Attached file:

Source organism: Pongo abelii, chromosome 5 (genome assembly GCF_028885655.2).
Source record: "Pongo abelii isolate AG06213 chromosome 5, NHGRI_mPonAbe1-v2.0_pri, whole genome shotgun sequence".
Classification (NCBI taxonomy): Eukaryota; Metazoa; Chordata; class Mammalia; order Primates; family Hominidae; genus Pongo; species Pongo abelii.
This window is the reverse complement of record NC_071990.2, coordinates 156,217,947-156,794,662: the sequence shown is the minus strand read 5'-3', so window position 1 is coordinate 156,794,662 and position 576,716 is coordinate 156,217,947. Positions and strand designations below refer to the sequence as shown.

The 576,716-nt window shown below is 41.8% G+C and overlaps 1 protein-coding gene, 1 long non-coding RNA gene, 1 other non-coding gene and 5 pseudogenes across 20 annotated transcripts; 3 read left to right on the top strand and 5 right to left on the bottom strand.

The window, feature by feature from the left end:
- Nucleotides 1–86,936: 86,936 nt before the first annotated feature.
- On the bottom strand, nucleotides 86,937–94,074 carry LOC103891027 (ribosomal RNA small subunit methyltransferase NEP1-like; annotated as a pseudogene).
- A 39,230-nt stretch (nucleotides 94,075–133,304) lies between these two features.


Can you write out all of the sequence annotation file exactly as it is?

Source organism: Pongo abelii, chromosome 5 (genome assembly GCF_028885655.2).
Source record: "Pongo abelii isolate AG06213 chromosome 5, NHGRI_mPonAbe1-v2.0_pri, whole genome shotgun sequence".
Classification (NCBI taxonomy): Eukaryota; Metazoa; Chordata; class Mammalia; order Primates; family Hominidae; genus Pongo; species Pongo abelii.
This window is the reverse complement of record NC_071990.2, coordinates 156,217,947-156,794,662: the sequence shown is the minus strand read 5'-3', so window position 1 is coordinate 156,794,662 and position 576,716 is coordinate 156,217,947. Positions and strand designations below refer to the sequence as shown.

The 576,716-nt window shown below is 41.8% G+C and overlaps 1 protein-coding gene, 1 long non-coding RNA gene, 1 other non-coding gene and 5 pseudogenes across 20 annotated transcripts; 3 read left to right on the top strand and 5 right to left on the bottom strand.

The window, feature by feature from the left end:
- Nucleotides 1–86,936: 86,936 nt before the first annotated feature.
- On the bottom strand, nucleotides 86,937–94,074 carry LOC103891027 (ribosomal RNA small subunit methyltransferase NEP1-like; annotated as a pseudogene).
- A 39,230-nt stretch (nucleotides 94,075–133,304) lies between these two features.